In 2004, King and Stewart O'Nan, another novelist, chronicled their reactions to the season that finally brought the World Series title back to Beantown. It's appropriately titled Faithful: Two Diehard Boston Red Sox Fans Chronicle the Historic 2004 Season.

3. HE WAS HIT BY A CAR, THEN BOUGHT THE CAR THAT HIT HIM.

You probably remember that King was hit by a van not far from his summer home in Maine in 1999. The incident left King with a collapsed lung, multiple fractures to his hip and leg, and a gash to the head. Afterward, King and his lawyer bought the van for $1500 with King announcing that, "Yes, we've got the van, and I'm going to take a sledgehammer and beat it!"

4. AS A KID, HIS FRIEND WAS STRUCK AND KILLED BY A TRAIN.

King's brain seems to be able to create chilling stories at such an amazing clip, yet he's seen his fair share of horror in real life. In addition to the aforementioned car accident, when King was just a kid his friend was struck and killed by a train (a plot line that made it into his story "The Body," which was adapted into Stand By Me). While it would be easy to assume that this incident informed much of King's writing, the author claims to have no memory of the event:

"According to Mom, I had gone off to play at a neighbor’s house—a house that was near a railroad line. About an hour after I left I came back (she said), as white as a ghost. I would not speak for the rest of the day; I would not tell her why I’d not waited to be picked up or phoned that I wanted to come home; I would not tell her why my chum’s mom hadn’t walked me back but had allowed me to come alone.

"It turned out that the kid I had been playing with had been run over by a freight train while playing on or crossing the tracks (years later, my mother told me they had picked up the pieces in a wicker basket). My mom never knew if I had been near him when it happened, if it had occurred before I even arrived, or if I had wandered away after it happened. Perhaps she had her own ideas on the subject. But as I’ve said, I have no memory of the incident at all; only of having been told about it some years after the fact."

5. HE WROTE A MUSICAL WITH JOHN MELLENCAMP.

Theo Wargo/Getty Images

King, John Mellencamp, and T Bone Burnett collaborated on a musical, Ghost Brothers of Darkland County, which made its debut in 2012. The story is based on a house that Mellencamp bought in Indiana that came complete with a ghost story. Legend has it that three siblings were messing around in the woods and one of the brothers accidentally got shot. The surviving brother and sister jumped in the car to go get help, and in their panic, swerved off the road right into a tree and were killed instantly. Of course, the three now haunt the woods by Mellencamp's house.

6. HE PLAYED IN A BAND WITH OTHER SUCCESSFUL AUTHORS.

King played rhythm guitar for a band made up of successful writers called The Rock Bottom Remainders. From 1992 to 2012, the band "toured" about once a year. In addition to King, Amy Tan, Dave Barry, Mitch Albom, Barbara Kingsolver, Matt Groening and Ridley Pearson were just some of its other members.

7. HE'S A NATIVE MAINER.

A photo of Stephen King's home in Bangor, Maine.
By Julia Ess - Own work, CC BY-SA 3.0, Wikimedia Commons

King writes about Maine a lot because he knows and loves The Pine Tree State: he was born there, grew up there, and still lives there (in Bangor). Castle Rock, Derry, and Jerusalem's Lot—the fictional towns he has written about in his books—are just products of King's imagination, but he can tell you exactly where in the state they would be if they were real.

8. HE HAS BATTLED DRUG AND ALCOHOL PROBLEMS.

Throughout much of the 1980s, King struggled with drug and alcohol abuse. In discussing this time, he admitted that, "There's one novel, Cujo, that I barely remember writing at all. I don't say that with pride or shame, only with a vague sense of sorrow and loss. I like that book. I wish I could remember enjoying the good parts as I put them down on the page."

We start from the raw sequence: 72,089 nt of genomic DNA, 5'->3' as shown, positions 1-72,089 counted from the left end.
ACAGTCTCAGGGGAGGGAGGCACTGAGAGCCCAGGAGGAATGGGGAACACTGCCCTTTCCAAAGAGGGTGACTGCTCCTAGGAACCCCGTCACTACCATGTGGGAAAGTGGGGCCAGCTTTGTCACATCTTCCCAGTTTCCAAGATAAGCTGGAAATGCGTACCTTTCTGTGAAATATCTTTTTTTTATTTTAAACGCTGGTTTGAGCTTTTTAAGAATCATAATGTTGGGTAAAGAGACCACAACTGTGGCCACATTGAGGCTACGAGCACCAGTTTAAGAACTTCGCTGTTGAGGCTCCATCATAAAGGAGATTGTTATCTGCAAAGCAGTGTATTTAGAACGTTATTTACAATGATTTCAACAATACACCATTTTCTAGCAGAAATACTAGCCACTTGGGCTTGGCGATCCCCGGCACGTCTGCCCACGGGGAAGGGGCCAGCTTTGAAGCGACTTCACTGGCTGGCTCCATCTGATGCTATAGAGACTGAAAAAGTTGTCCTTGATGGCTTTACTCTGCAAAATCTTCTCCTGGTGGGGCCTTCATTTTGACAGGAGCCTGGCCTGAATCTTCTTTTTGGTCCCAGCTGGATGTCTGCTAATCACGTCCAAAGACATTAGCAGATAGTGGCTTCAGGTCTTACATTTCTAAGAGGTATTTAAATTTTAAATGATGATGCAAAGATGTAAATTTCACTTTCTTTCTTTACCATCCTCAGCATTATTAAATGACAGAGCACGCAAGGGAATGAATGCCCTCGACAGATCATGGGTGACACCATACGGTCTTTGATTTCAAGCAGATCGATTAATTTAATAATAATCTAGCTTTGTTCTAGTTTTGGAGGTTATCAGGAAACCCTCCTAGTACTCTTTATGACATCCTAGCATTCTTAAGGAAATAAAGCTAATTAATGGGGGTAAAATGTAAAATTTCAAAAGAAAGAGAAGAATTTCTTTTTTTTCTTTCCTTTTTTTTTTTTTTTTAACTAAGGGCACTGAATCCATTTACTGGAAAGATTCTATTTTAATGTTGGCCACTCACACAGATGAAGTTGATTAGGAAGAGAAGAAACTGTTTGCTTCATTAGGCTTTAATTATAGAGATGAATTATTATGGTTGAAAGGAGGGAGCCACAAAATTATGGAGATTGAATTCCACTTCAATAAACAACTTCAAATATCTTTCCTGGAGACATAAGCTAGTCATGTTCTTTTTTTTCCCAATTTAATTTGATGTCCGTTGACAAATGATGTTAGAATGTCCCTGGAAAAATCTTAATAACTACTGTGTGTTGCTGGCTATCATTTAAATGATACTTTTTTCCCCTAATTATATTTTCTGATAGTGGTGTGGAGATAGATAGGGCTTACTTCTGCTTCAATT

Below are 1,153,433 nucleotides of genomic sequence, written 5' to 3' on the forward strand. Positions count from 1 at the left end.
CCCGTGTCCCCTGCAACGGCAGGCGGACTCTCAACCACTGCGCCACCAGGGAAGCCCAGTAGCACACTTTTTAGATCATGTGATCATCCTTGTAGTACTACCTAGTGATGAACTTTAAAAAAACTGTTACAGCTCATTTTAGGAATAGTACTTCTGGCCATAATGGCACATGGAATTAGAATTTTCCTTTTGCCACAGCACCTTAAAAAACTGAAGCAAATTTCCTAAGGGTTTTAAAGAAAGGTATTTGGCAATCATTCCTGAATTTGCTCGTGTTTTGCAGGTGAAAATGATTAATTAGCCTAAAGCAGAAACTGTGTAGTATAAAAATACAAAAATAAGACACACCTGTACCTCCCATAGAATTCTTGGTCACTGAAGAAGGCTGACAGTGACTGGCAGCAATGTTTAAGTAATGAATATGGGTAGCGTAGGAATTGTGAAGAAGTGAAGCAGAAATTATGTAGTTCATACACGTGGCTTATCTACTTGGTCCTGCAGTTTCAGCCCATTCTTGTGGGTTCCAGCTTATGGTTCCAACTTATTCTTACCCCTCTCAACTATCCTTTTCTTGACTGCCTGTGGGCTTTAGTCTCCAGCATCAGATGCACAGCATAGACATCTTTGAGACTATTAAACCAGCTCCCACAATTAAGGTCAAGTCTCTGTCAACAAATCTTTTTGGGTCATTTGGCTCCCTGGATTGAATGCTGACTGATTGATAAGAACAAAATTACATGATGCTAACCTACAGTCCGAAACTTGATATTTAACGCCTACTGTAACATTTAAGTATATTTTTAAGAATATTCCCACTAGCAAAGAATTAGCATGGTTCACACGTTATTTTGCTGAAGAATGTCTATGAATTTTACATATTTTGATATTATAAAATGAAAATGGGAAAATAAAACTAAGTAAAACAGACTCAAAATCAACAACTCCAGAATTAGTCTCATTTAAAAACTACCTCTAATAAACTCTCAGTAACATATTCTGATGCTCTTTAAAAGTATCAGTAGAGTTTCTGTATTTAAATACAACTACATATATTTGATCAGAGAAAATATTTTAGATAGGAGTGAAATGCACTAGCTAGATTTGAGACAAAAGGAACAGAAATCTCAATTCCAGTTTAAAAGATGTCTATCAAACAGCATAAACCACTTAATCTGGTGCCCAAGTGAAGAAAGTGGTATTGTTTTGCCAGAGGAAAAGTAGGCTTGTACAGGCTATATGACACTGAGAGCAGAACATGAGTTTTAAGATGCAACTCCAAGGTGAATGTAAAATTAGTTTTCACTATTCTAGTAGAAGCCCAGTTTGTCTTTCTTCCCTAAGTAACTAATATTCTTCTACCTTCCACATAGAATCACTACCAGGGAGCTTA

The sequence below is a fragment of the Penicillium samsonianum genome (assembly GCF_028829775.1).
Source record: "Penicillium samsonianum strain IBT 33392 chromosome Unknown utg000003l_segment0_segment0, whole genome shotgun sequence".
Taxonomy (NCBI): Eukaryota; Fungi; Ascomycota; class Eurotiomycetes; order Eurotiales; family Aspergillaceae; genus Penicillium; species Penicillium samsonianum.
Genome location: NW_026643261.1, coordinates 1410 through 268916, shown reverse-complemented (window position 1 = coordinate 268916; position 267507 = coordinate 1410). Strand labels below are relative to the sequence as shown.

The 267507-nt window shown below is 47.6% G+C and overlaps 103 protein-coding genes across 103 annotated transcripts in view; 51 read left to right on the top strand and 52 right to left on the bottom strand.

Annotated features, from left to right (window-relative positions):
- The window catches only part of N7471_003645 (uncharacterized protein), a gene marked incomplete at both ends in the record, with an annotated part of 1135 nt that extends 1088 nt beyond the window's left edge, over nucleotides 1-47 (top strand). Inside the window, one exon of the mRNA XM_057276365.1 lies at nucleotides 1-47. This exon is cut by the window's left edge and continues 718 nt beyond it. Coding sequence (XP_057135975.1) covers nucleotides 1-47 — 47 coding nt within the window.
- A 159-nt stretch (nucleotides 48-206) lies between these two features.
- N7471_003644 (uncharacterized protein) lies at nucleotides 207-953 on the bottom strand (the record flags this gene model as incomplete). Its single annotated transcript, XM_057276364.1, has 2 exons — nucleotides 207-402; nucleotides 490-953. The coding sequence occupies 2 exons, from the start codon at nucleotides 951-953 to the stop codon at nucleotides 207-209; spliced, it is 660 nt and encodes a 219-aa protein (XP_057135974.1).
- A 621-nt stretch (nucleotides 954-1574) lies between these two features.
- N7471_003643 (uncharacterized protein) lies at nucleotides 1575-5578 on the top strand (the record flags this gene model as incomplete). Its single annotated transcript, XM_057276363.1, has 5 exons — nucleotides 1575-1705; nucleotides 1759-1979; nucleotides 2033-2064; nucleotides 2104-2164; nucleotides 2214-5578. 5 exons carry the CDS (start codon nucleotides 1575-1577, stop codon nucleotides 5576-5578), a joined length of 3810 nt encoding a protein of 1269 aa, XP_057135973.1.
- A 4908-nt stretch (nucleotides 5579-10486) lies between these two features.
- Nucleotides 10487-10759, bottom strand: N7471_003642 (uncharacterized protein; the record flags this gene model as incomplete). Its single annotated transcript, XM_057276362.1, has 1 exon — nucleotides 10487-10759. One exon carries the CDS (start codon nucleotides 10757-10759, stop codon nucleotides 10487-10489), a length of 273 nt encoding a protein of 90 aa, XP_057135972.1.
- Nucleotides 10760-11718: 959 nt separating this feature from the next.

It came to a head when his family members staged an intervention and confronted him with drug paraphernalia they had collected from his trash can. It was the eye-opener King needed; he got help and has been sober ever since.

9. THERE WAS A RUMOR THAT HE WROTE A LOST TIE-IN NOVEL.

King was an avid Lost fan and sometimes wrote about the show in his Entertainment Weekly column, "The Pop of King." The admiration was mutual. Lost's writers mentioned that King was a major influence in their work. There was a lot of speculation that he was the man behind Bad Twin, a Lost tie-in mystery, but he debunked that rumor.

10. HE IS SURROUNDED BY WRITERS.

A photo of Stephen King's son, author Joe Hill
Joe Hill
Alberto E. Rodriguez/Getty Images

Stephen isn't the only writer in the King family: His wife, Tabitha King, has published several novels. Joe, their oldest son, followed in his dad's footsteps and is a bestselling horror writer (he writes under the pen name Joe Hill). Youngest child Owen has written a collection of short stories and one novella and he and his dad co-wrote Sleeping Beauties, which will be released later this month (Owen also married a writer). Naomi, the only King daughter, is a minister and gay activist.

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Dedicated Middle School Teacher Transforms His Classroom Into Hogwarts
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Kyle Ely

It would be hard to dread back-to-school season with Kyle Ely as your teacher. As ABC News reports, the instructor brought a piece of Hogwarts to Evergreen Middle School in Hillsboro, Oregon by plastering his classroom with Harry Potter-themed decor.

The journey into the school's makeshift wizarding world started at his door, which was decorated with red brick wall paper and a "Platform 9 3/4" sign above the entrance. Inside, students found a convincing Hogwarts classroom complete with floating candles, a sorting hat, owl statues, and house crests. He even managed to recreate the starry night sky effect of the school’s Great Hall by covering the ceiling with black garbage bags and splattering them with white paint.

The whole project cost the teacher around $300 to $400 and took him 70 hours to build. As a long-time Harry Potter fan, he said that being able to share his love of the book series with his students made it all pay off it. He wrote in a Facebook post, "Seeing their faces light up made all the time and effort put into this totally worth it."

Inside of Harry Potter-themed classroom.

Inside of Harry Potter-themed classroom.

Inside of Harry Potter-themed classroom.

Though wildly creative, the Hogwarts-themed classroom at Evergreen Middle School isn't the first of its kind. Back in 2015, a middle school teacher in Oklahoma City outfitted her classroom with a potions station and a stuffed version of Fluffy to make the new school year a little more magical. Here are some more unique classroom themes teachers have used to transport their kids without leaving school.

[h/t ABC News]

Images courtesy of Kyle Ely.